35. Smart Home Upgrades
Smart home technology does a great job of improving the convenience of your electronics, but it can also increase energy saving by making your smartphone the ‘keys to the kingdom’. With a connected smart home, you can monitor the usage of appliances on the go and switch off items not in use. This is ideal for managing devices when lazy and forgetful family members fail to switch them off when not in use.
36. Upgrade to Energy Efficient Appliances
Electrical appliances can account for around 30 per cent of a household’s energy usage, so choosing energy efficient appliances can bring down the costs of electricity bills.
The best way to find efficient appliances is with the star rating presented as a sticker. The higher the star rating, the less energy consumed by the appliance. Air conditioners, clothes dryers, monitors, dishwashers, fridges, washing machines and TVs all carry star ratings in Australia. Upgrade to energy efficient appliances and increase your energy savings.
Everyday Energy Saving Tips
There’s something for everyone in this next collection of energy saving tips. From changing the frequency in which you boil water to placing a phone call and requesting better rates, each of these tips is simple to achieve, and the more you implement, the higher the savings.
37. Only Fill the Kettle as Required
If you’re making one cup of tea, fill the kettle with just enough water for one cup. If it’s two coffees, use just enough water for two cups, and so forth. This way, you’re only boiling as much water as required and using less time and energy than if you were boiling a full kettle every time.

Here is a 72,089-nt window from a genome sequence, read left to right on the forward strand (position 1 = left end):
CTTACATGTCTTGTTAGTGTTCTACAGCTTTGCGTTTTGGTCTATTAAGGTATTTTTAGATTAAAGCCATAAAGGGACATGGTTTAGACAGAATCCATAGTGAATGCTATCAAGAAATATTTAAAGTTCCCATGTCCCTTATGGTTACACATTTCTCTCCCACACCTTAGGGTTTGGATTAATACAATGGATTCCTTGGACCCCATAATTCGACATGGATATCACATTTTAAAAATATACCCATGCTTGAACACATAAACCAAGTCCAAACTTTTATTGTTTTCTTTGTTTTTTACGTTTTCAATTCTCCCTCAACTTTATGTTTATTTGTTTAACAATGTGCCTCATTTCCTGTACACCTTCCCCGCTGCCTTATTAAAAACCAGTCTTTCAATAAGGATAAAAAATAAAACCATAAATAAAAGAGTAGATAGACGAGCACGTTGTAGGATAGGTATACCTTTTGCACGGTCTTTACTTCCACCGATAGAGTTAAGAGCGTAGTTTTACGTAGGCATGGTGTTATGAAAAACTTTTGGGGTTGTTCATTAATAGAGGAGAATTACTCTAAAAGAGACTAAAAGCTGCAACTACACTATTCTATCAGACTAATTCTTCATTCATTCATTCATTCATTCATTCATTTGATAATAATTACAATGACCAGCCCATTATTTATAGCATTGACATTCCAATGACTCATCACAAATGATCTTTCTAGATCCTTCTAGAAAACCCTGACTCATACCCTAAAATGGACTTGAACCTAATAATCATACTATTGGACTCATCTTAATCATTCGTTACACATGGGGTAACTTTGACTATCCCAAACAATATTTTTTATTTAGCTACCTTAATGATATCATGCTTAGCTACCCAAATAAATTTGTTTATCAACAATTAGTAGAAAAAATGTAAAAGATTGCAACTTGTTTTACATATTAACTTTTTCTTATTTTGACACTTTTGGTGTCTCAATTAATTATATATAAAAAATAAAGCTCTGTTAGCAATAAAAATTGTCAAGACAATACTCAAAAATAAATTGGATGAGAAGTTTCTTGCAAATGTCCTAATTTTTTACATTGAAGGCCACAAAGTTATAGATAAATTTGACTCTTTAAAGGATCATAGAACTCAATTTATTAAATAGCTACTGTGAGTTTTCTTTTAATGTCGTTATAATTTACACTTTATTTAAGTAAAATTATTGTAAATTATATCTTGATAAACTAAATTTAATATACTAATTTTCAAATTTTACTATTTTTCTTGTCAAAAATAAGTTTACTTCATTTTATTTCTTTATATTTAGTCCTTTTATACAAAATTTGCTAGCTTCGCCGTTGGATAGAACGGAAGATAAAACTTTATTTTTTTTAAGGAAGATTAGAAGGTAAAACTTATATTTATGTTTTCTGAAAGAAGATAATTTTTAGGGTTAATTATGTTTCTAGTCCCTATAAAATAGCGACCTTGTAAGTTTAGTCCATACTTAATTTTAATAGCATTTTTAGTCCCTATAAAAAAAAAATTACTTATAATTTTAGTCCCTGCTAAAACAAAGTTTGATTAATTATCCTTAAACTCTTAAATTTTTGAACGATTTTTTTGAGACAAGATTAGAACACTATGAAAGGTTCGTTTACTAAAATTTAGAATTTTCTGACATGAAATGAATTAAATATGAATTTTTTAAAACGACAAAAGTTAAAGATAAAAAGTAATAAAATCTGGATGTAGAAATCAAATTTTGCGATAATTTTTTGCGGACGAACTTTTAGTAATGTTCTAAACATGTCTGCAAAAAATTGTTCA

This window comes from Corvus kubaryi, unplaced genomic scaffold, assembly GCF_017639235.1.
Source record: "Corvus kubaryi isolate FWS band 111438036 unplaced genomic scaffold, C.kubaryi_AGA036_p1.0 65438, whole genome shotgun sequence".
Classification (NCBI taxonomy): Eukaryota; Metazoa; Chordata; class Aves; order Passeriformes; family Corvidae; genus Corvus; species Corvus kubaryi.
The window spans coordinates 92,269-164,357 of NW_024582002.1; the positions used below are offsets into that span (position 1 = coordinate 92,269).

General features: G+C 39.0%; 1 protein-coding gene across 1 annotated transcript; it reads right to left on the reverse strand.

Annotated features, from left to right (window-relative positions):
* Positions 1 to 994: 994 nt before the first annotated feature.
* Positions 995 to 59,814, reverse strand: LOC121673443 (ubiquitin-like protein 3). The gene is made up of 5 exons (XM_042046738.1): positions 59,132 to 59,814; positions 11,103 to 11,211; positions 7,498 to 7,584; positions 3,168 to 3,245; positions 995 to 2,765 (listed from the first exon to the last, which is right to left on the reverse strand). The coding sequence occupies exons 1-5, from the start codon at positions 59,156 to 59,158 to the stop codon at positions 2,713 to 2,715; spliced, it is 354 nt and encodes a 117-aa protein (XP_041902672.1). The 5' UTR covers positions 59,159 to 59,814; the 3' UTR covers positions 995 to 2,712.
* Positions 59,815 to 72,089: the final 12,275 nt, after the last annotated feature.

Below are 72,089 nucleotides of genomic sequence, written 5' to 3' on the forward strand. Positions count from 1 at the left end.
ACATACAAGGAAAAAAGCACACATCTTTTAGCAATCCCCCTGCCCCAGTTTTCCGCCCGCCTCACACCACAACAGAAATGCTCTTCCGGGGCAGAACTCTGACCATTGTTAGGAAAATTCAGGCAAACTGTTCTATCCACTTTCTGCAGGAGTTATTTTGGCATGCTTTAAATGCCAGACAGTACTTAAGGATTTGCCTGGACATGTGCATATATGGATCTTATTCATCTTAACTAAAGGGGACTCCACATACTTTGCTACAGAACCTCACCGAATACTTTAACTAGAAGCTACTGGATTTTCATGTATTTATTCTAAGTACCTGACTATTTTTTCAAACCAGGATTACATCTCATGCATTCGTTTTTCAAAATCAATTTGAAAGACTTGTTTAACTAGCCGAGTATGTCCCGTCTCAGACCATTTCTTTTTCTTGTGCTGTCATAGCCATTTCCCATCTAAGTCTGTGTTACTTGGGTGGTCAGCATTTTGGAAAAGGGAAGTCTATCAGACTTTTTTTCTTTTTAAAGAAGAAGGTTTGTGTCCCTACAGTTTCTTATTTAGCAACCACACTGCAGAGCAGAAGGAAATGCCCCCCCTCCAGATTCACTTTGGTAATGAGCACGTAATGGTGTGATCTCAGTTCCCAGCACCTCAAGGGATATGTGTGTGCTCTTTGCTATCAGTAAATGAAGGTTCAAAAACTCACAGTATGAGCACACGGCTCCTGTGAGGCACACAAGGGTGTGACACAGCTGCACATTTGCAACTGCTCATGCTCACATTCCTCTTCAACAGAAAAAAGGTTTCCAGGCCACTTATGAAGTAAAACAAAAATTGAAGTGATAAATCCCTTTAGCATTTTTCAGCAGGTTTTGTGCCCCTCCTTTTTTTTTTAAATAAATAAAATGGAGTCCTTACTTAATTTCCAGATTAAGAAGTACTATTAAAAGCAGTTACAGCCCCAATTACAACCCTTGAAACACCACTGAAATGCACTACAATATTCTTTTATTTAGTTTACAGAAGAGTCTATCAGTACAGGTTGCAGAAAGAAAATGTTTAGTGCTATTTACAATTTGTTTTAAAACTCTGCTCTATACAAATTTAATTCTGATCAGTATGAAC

38. Keep a Full Thermos on Hand
Make one larger batch of tea, coffee or hot water in the morning and keep it hot within a thermos. This will save you from having to boil the kettle repeatedly throughout the day and using unnecessary energy in the process.
39. No Peeking in the Oven
Try and avoid opening the oven door to check on the progress of your roast, cake or casserole. Every time you peek in the oven, even if it’s just a few seconds, the internal temperature can drop by around 15 degrees Celsius. This will increase your cooking time, using more energy along the way.
40. Host Weekly BBQs
With natural gas and LPG costing less than electricity – around one third of the price – cooking on a gas barbeque every now and then is a great way to reduce a kitchen’s energy usage.
Using charcoal is even better. You also get the added benefits of mouth-watering char flavours, less retained fats, and a BBQ is a great excuse for socialising with friends.